Dr. Brian Ballios has restored vision in mice, but he is not stopping there. He is on a mission to develop stem cell therapies for people living with blindness and has a plan to get there.
Dr. Ballios and other clinician-scientists are essential players in the translation of pre-clinical vision research into clinical trials and ultimately into new sight-saving treatments. For this reason, the FFB launched a special award designed to support early career clinician-scientists who are committed to developing and testing innovative treatments.
We are thrilled to announce Dr. Brian Ballios as the inaugural recipient of the Foundation Fighting Blindness Clinician-Scientist Emerging Leader Award.
The FFB Clinician-Scientist Emerging Leader Award is made possible by support from the Bank of Montreal (BMO). Thanks to BMO, Dr. Ballios will have essential support that will allow him to develop a truly patient-centred research program. The Emerging Leader Award aims to strengthen the community of clinician-scientists with ophthalmology expertise by awarding ophthalmologists-in-training with research funding valued at $40,000 per year for a period of up to 4 years. By investing in the next generation of ophthalmologists, the Emerging Leader Award will ensure that they are ready to be on the front lines, designing and testing experimental treatments.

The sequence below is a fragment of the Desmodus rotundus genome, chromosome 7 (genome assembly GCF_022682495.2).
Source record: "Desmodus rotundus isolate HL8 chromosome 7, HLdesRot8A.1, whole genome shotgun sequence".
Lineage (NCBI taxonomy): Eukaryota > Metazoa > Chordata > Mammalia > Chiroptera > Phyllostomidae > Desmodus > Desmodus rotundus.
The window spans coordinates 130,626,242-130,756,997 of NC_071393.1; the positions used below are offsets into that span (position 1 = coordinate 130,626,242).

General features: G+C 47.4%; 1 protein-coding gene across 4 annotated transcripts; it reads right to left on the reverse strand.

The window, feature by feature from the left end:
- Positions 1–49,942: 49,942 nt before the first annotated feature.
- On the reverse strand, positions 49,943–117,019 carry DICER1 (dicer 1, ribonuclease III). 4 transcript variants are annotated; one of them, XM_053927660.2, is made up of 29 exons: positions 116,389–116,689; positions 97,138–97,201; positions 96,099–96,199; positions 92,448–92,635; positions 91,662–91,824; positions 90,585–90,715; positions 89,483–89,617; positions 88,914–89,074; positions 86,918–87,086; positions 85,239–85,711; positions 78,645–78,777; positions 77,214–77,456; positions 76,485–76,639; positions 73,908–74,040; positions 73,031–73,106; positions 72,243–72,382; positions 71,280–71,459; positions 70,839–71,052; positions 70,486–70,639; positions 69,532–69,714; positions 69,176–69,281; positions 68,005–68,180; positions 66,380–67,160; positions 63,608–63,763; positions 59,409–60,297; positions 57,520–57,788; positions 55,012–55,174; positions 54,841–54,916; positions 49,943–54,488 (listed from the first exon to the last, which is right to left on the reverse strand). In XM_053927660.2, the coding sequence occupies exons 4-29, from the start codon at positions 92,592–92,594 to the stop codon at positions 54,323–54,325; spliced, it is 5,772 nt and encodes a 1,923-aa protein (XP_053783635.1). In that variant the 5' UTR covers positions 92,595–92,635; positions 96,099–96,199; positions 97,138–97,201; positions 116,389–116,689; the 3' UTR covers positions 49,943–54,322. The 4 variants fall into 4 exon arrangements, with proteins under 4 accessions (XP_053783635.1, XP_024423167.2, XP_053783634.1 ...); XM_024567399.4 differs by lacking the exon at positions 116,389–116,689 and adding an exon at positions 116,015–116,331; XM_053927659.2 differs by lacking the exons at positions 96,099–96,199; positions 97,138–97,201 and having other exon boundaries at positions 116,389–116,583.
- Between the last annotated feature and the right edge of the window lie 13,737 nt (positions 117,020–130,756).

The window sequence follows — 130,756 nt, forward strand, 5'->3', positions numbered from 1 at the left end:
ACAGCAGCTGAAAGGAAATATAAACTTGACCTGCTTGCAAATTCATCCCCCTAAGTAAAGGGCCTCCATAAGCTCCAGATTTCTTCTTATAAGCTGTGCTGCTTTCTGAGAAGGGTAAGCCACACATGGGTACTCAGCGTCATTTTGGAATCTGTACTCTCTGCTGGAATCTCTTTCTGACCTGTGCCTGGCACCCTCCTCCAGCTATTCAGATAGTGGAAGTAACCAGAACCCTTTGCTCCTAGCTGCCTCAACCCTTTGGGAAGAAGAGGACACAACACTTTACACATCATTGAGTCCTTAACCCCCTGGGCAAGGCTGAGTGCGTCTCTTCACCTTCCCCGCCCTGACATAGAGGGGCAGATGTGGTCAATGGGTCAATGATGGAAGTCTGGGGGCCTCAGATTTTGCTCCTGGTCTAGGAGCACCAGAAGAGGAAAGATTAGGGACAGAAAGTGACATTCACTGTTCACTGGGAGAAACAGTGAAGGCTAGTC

With his new research funding, Dr. Ballios will focus on developing stem cell transplantation therapies for inherited retinal diseases such as retinitis pigmentosa (RP) and age-related macular degeneration (AMD).
Caring for patients who are living with blinding eye diseases motivates and informs Dr. Ballios’ research: “Through my role as a physician, I am struck by the immense personal toll of eye disease. It is enormously exciting to be in a research field that has the potential to make tremendous improvements in a patient’s quality of life.”
Dr. Ballios’ background in medicine, biomedical engineering, and stem cell biology has allowed him to develop a unique research plan that uses biomaterials to deliver stem cells to the eye. At present, he is a Senior Research Associate in the Department of Ophthalmology and Vision Sciences and also a third-year resident in Ophthalmology at the University of Toronto. His stem cell research involves generating the light-sensitive photoreceptor cells that are lost in certain diseases and then transplanting these cells directly into the retina. Dr. Ballios is testing new approaches to help the transplanted cells survive and make connections in the damaged eye.
Being trained as both a physician and a scientist provides Dr. Ballios with a unique perspective that balances the urgency from patients with the necessity for safe, evidence-based therapies. When we asked Dr. Ballios about his future career goals, he explained that he is focused on developing his research until it is ready for a “first-in-human” clinical trial. We look forward to learning more about his research as he works towards achieving this goal, which is shared by all of us at the FFB!
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